The civilians you encounter on Joy are overly happy, pretending they are forgetful of anything other than the present, while completely ignoring the fact that everything is falling apart around them. They are traumatized, in denial, avoiding their problems, and even abusing drugs in order to better achieve this. Victoria Byng, daughter of General Byng (and refusing to acknowledge her past during The Very Bad Thing as the one who prepared and distracted the youngest children just before their mandatory train ride to Germany), tells the player,
“Truth is the enemy of happiness. Isn’t that the decision we all made?”
The vast majority of people in We Happy Few have relinquished themselves to a higher power in the game, usually Uncle Jack, the spokesperson and propagandist of Joy. As Uncle Jack says,
“It’s just another fabulous day in Wellington Wells.”
On the greyer side of the spectrum are the Downers, street rats and sickly folk who have been shunned from society, or no longer function properly. They personify the “Debbie Downer,” as well as the less-known “downer cow.” These folks are the unwanted, unfortunate souls left to rot on the outskirts of wealth, drugs, and “happy thoughts.” They represent the truth, and no one wants to admit it. Some of the most eye-widening moments in the game are from triggers within the environment, like when you approach a certain house only to witness a couch fly out from the top floor, and a deranged woman follow suit, or encounter a certain man shouting,
“I’m late, I’m late for a very important date!”
One of the most effective methods of storytelling (that can’t be achieved to the same caliber in a book) is within the environment. The setting of We Happy Few is both beautiful and eerie. Many hours went into building this stunningly nightmarish world. Through the atmosphere and tone of the places the player visits, you can easily pick up on how citizens live, steal, and go insane. Why can’t this be achieved within a book? When reading, you see specific details that are critical to the scene, world, or tone. However, a book can’t nearly go into the depth that a video game can go into. In a book we can only see fragments of the bigger picture, with gaps purposely left for the sake of word count and the reader’s attention span. Games give players the choice of further exploration in their created worlds. If the world is created well, this can have an immense impact on the players’ experience. The overall tone of the game is comparable to Bioshock, Game of the Year Winner in 2007, while the environmental storytelling is of similar caliber to Last of Us, another game with a list of accolades from back in 2012/2013 (and a sequel on its way now, seven years later).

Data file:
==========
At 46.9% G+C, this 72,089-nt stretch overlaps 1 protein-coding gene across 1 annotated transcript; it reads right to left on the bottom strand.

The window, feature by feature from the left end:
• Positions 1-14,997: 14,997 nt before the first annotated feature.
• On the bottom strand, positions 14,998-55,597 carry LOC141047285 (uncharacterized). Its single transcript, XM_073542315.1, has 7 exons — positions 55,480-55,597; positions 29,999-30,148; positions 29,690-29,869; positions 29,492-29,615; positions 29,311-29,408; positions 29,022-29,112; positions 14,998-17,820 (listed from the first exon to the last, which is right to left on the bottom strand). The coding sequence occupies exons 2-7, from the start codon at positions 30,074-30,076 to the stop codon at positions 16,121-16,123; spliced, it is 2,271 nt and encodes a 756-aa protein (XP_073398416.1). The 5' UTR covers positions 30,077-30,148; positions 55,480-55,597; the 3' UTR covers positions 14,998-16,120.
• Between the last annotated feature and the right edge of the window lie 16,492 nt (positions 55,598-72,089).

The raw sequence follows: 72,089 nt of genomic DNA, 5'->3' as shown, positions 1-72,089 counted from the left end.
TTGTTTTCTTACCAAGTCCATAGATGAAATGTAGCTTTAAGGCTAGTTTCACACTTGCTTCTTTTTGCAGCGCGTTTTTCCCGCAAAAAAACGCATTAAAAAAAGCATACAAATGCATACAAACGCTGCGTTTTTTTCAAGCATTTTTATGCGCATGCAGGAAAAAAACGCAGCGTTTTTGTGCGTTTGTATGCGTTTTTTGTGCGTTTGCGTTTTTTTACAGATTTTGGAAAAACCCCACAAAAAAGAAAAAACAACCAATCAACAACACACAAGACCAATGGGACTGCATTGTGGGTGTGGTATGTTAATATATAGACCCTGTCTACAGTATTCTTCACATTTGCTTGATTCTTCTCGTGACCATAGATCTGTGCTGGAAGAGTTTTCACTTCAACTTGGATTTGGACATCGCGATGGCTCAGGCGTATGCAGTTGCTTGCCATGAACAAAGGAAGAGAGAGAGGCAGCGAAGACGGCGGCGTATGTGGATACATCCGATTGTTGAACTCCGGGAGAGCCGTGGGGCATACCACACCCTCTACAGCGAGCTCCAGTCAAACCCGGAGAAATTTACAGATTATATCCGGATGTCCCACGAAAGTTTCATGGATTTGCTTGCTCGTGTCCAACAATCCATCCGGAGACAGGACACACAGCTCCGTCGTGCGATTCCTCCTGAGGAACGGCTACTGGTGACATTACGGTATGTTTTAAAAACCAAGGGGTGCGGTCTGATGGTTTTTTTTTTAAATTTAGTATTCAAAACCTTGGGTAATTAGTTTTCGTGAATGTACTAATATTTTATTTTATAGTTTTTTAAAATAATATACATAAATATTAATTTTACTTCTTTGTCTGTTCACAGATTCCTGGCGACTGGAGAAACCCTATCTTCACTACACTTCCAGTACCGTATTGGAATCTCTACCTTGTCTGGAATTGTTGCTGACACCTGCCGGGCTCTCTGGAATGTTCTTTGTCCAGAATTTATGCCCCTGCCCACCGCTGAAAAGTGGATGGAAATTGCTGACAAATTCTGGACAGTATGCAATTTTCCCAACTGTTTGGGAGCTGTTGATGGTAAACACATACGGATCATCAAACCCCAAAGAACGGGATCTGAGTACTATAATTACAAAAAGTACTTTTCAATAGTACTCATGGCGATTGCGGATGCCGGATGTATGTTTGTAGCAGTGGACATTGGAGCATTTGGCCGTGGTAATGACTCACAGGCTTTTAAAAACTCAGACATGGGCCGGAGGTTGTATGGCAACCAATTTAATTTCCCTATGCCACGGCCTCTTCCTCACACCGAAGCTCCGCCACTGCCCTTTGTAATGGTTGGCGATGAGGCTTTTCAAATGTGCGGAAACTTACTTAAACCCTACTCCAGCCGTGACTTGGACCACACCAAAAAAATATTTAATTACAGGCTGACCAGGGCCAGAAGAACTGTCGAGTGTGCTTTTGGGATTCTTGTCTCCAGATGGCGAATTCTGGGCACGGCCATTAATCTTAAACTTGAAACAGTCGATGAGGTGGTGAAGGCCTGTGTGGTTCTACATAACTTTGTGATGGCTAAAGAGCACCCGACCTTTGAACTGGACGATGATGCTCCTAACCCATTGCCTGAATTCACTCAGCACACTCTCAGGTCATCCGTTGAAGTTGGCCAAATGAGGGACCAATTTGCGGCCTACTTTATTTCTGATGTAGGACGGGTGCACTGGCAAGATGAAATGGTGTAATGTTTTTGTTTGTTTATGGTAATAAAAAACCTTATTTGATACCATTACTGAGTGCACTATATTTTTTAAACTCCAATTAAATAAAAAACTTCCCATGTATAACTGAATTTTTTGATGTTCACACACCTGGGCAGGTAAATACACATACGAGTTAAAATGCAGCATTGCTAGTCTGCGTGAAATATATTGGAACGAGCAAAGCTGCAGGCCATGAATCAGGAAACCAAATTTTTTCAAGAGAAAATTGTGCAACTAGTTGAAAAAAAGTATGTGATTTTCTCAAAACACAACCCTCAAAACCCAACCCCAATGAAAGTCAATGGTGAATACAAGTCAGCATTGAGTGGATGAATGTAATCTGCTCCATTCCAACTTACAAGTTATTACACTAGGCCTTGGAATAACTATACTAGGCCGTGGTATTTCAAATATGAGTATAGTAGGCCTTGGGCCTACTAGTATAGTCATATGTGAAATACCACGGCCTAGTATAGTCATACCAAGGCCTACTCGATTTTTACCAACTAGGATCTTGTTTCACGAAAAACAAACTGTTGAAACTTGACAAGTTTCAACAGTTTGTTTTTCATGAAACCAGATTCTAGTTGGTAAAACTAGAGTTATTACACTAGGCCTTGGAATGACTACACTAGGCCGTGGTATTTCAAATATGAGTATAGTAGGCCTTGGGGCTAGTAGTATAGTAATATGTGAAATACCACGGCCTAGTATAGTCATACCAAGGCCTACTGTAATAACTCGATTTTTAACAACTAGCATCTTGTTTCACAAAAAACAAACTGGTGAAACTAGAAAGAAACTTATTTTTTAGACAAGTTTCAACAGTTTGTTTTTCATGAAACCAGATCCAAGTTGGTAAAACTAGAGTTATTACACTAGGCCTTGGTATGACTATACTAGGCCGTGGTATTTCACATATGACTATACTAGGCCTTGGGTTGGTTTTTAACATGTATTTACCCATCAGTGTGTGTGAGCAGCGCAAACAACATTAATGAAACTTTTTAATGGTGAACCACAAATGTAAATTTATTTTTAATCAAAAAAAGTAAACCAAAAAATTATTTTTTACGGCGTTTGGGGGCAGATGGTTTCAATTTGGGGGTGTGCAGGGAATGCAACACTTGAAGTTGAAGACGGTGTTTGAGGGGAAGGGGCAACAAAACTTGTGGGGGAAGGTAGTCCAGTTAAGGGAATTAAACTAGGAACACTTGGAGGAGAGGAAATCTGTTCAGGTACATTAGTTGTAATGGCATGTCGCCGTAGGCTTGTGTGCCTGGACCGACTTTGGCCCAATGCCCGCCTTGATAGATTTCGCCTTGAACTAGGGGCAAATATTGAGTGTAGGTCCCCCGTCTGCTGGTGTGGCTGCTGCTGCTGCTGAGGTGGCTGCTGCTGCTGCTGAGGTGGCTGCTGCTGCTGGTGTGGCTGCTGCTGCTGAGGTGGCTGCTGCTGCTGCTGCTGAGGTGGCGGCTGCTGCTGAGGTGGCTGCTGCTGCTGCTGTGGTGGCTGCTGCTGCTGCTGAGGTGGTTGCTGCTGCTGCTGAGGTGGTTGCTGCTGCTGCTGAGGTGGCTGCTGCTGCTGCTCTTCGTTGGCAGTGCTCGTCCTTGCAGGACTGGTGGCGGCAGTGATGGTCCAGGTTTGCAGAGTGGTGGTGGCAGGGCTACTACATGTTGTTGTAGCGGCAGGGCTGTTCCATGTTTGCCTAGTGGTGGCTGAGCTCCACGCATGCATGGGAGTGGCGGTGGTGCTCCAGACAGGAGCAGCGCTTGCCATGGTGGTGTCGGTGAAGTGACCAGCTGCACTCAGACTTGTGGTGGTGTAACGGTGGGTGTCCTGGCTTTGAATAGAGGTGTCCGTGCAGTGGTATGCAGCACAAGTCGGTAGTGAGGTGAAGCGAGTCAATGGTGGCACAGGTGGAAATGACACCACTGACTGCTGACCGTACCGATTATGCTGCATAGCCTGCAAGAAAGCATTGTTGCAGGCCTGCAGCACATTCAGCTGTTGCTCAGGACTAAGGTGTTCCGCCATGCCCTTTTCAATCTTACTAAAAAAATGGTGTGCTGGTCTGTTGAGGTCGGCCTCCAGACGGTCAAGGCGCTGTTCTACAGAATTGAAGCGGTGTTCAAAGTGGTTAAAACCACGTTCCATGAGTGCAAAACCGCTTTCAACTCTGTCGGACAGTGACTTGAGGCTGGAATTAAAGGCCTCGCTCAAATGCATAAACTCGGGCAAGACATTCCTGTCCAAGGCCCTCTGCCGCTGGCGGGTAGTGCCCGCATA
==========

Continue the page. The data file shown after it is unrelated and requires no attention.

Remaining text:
We Happy Few may be a video game, but it isn’t about how it’s played, or the number of days one can survive on rotten food. This game is about unlocking an experience, playing through a world that opens doors to real-world problems like addiction, war, memory, truth, trauma, and loss. The story in We Happy Few offers something that is best experienced with your own hands on the controls, but if you prefer to watch others play the game for you, there is a long list of playthroughs available online. The game is linear, compelling, and immersive as it carries the player through until the very end.
Inside We Happy Few is a vivid, multifaceted, explorable world that sets the bar high for other studios in the industry. The effect that it has on its players, and what everyone can take away from the experience is immeasurable. Never before has a video game changed the way I look at the real world and my own personal impact within it.